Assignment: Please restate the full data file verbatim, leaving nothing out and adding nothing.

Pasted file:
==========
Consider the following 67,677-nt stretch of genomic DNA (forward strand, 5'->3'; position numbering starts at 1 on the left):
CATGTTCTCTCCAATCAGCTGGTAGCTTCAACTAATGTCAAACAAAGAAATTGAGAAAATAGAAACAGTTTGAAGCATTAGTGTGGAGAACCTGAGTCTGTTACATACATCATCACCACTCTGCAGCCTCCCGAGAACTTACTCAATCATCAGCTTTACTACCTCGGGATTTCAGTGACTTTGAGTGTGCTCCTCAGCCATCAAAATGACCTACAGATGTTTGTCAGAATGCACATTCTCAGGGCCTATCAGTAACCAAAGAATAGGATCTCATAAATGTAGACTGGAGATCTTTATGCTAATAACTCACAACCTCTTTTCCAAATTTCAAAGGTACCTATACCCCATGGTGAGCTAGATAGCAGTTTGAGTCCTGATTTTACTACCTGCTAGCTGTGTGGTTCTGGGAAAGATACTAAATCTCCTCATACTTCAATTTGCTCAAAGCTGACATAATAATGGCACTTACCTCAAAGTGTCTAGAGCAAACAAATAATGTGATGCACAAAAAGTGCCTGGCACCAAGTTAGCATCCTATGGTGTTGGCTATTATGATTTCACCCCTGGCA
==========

Consider the following 67,677-nt stretch of genomic DNA (forward strand, 5'->3'; position numbering starts at 1 on the left):
CATGTTCTCTCCAATCAGCTGGTAGCTTCAACTAATGTCAAACAAAGAAATTGAGAAAATAGAAACAGTTTGAAGCATTAGTGTGGAGAACCTGAGTCTGTTACATACATCATCACCACTCTGCAGCCTCCCGAGAACTTACTCAATCATCAGCTTTACTACCTCGGGATTTCAGTGACTTTGAGTGTGCTCCTCAGCCATCAAAATGACCTACAGATGTTTGTCAGAATGCACATTCTCAGGGCCTATCAGTAACCAAAGAATAGGATCTCATAAATGTAGACTGGAGATCTTTATGCTAATAACTCACAACCTCTTTTCCAAATTTCAAAGGTACCTATACCCCATGGTGAGCTAGATAGCAGTTTGAGTCCTGATTTTACTACCTGCTAGCTGTGTGGTTCTGGGAAAGATACTAAATCTCCTCATACTTCAATTTGCTCAAAGCTGACATAATAATGGCACTTACCTCAAAGTGTCTAGAGCAAACAAATAATGTGATGCACAAAAAGTGCCTGGCACCAAGTTAGCATCCTATGGTGTTGGCTATTATGATTTCACCCCTGGCA